If you’re following the wrong people, your timeline can become polluted. Don’t underestimate how negativity can trickle into your mind, inform your thinking, and generate low-level anxiety. If your feed is filled with gloom and cynicism, remove the likely culprits—news accounts that lean on dramatization for clicks and pessimists who bring everyone down are a good start.
Audit your list. Regularly prune your list. You can do this on the fly when you notice someone you follow who makes arguments in bad faith, attacks others, or is generally a source of negativity. Unfollow them. Additionally, in regular intervals (every few months), sit down and shave your list manually or with tools like Tokimeki Unfollow.
De-follow. This is a lesser known hackstrategy that doesn’t have much of a use case. If you block and unblock someone, they no longer follow you. If someone is unhelpful in your replies or negatively quote-tweets (a retweet with a comment) you with negativity, the de-follow is a low-conflict way to get them to stop following you, making it more difficult for them to see your tweets in their timeline, without the risks of keeping them blocked.
Improve Your Feed
Turn off retweets. Seeing other people’s retweets can help you discover new people and ideas. However, not everyone is discerning with what they RT, and engagement on negative tweets is often high. (This is part of the reason you see the phrase, “RTs are not endorsements” in a lot of bios.) This can fill your feed with unwelcome content. If you find this to be a continuous issue, turn off retweets on Twitter.
How to do it: Go to someone’s profile, navigate to the setting menu above their bio, and select “Turn off Retweets.”
Twitter notes that “It is not possible to turn off ALL Retweets from ALL accounts.” This is not the case. To turn off retweets for everyone, follow Luca Hammer’s tip and enter “RT @” as a muted phrase under the advanced muting options field.
Mute keywords. Often, you may not want to block individuals but are tired of hearing about a specific subject or certain keywords that are tied to a broader discussion. In these cases, you can mute keywords or hashtags. This can also be helpful during live events where your feed may be cluttered with keywords like “Game of Thrones” and “#GoT” or or “MMVAS” and “#MMVAs,” and all you’re there for is to reply to C++ threads. Go to Setting → Content preferences → Muted → Muted words, to silence certain words from your timeline.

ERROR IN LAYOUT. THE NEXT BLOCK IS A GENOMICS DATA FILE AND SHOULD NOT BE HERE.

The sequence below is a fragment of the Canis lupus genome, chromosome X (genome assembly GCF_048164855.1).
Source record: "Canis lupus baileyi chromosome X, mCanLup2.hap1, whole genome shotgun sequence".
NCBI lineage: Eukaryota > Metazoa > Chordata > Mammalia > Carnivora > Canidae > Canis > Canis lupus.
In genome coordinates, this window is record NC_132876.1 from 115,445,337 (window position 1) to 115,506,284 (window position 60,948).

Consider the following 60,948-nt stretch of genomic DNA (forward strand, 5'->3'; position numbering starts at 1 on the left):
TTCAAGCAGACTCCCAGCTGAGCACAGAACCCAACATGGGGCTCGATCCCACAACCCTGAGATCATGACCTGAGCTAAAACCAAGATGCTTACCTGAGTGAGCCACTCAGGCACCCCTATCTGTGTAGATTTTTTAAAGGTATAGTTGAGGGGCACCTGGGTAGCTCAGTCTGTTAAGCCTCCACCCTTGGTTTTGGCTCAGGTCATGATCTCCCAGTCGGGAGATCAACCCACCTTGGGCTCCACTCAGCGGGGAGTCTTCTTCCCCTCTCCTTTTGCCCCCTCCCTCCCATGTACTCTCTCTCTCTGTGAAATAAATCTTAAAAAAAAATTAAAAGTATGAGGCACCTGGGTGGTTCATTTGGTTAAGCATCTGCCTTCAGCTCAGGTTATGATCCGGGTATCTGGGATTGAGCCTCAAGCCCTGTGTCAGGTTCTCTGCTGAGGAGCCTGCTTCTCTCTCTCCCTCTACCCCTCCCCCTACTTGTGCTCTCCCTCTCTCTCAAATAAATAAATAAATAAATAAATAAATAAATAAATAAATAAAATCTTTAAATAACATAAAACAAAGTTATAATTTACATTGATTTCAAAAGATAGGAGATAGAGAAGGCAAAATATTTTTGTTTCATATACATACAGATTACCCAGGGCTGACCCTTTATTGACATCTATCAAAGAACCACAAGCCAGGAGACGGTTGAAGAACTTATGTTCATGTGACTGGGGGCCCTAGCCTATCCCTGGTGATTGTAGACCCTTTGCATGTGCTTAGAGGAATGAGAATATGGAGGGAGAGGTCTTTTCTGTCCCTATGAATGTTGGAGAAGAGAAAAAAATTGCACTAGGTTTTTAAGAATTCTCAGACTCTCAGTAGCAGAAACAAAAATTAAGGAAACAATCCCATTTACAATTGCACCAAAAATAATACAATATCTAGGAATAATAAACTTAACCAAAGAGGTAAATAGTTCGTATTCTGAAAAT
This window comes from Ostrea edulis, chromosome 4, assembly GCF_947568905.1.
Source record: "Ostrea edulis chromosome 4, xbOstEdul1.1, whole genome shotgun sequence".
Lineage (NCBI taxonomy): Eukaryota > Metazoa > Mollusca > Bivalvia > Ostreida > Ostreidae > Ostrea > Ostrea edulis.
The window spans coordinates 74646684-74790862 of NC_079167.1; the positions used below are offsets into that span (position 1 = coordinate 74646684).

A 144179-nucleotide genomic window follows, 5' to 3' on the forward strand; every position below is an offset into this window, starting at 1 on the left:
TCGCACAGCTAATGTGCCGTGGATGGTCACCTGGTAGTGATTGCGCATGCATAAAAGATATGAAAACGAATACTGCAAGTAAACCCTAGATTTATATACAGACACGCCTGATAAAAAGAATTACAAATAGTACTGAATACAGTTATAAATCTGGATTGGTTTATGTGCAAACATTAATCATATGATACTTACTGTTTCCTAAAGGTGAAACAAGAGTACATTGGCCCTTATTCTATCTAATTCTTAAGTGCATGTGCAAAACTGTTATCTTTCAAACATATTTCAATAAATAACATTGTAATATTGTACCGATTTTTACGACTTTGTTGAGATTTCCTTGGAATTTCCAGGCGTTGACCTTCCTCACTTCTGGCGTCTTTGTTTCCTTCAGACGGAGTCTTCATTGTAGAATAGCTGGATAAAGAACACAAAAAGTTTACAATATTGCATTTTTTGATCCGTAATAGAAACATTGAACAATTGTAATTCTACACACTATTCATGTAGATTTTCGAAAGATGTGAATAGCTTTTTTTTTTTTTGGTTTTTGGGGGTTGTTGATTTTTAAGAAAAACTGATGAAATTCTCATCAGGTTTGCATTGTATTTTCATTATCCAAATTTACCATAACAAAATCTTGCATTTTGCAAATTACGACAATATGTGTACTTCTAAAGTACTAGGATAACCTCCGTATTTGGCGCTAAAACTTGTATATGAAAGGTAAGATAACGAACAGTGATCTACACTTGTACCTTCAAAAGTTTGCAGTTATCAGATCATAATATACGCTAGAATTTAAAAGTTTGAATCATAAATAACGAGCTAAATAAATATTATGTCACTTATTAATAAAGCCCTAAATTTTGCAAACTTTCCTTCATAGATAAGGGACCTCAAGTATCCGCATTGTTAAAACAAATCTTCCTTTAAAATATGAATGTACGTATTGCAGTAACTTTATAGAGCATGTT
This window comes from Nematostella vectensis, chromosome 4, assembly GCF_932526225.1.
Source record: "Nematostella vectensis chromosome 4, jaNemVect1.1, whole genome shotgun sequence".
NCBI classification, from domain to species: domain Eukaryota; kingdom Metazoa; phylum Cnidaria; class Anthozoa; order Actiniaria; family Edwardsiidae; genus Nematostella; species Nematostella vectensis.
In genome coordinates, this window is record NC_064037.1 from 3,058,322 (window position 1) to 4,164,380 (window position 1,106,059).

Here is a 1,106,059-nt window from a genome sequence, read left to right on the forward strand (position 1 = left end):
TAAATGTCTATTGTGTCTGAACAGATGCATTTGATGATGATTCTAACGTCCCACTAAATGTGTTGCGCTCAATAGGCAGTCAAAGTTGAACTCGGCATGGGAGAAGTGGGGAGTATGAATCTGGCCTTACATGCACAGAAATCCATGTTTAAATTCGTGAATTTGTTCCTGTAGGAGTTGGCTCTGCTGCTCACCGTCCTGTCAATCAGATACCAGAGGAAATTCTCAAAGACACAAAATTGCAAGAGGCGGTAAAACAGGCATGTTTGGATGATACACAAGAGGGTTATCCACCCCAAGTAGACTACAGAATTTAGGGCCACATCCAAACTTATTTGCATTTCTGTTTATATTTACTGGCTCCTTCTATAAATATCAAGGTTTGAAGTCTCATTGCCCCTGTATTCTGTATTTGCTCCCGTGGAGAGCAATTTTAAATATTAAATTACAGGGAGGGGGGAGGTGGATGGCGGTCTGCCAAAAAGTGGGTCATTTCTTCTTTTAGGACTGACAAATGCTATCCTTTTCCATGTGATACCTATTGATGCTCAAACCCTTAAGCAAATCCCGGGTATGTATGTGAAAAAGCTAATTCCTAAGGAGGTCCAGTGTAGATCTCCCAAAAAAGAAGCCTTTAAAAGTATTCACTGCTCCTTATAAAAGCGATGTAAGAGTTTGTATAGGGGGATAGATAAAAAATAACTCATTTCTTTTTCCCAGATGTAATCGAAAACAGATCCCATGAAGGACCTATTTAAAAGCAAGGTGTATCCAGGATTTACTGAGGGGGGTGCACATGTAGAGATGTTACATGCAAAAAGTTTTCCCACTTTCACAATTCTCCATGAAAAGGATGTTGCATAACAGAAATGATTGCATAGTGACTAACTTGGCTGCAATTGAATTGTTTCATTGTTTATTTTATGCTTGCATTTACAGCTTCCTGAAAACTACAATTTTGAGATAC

Block, Don’t Mute
While muting caustic individuals can help you avoid negativity, if they interact with your tweets on a regular basis, their negativity is viewed by your followers and can make your mentions a negative space.
Blocking jerks is a service to the world. When you allow people to be jerks in your Twitter threads, you’re not just unnecessarily subjecting yourself to vitriol, you’re subjecting all your followers to it as well. Which makes their lives a little more unpleasant.Julia Galef*, co-founder, Center for Applied Rationality
People are not notified when you block them. However, if they navigate to your Twitter profile, they will be unable to see your tweets and instead see a message that reads, “You are blocked from following @username and viewing @username’s Tweets.”
caution Please note that blocking someone comes with some risk and and the following can ensue:
They may take a screen capture your profile, showing they were blocked by you, and announce this to your followers generally in an unkind manner.
They will still be able to access your tweets by accessing your profile while logged out of their account or using a different account.
In some cases, blocking may lead to escalation with people attempting to contact you through other social media platforms (Facebook, LinkedIn, Instagram), email, or through a different Twitter account.
Muting can be a good option for people who you generally like but whose tweets you may not enjoy.
What you see in your timeline is a microcosm of reality. Remember, Twitter as a whole, but especially your corner of Twitter, isn’t reflective of the world. Among lots of other interesting data collected by Pew in 2018, the research center found: “The 10% of users who are most active in terms of tweeting are responsible for 80% of all tweets created by U.S. users.” This is a version of reality where a few voices—usually negative ones—are amplified and the majority of people and opinions are lost in the noise.
That might sound a lot like the rest of life, and like the rest of life, making Twitter better is all about exposing yourself to opinions and perspectives that make you more well-rounded and empathetic, recognizing which opinions will do nothing of the kind, and carving out a supportive community of people who share your interests, passions, and questions.
Remember that adding your own voice to the mix has the potential to make other people’s experience of the medium better. Tweet the kind of tweet that you want to see.
I don’t think there’s really a secret to getting stuff out of Twitter. It’s like learning any other skill: start yesterday, do it a lot, pay attention to what you’re doing and seek to improve, let others influence you, and have fun! I’d say the same thing about writing, painting, and coding too.Sahil Lavingia (@shl), founder and CEO, Gumroad*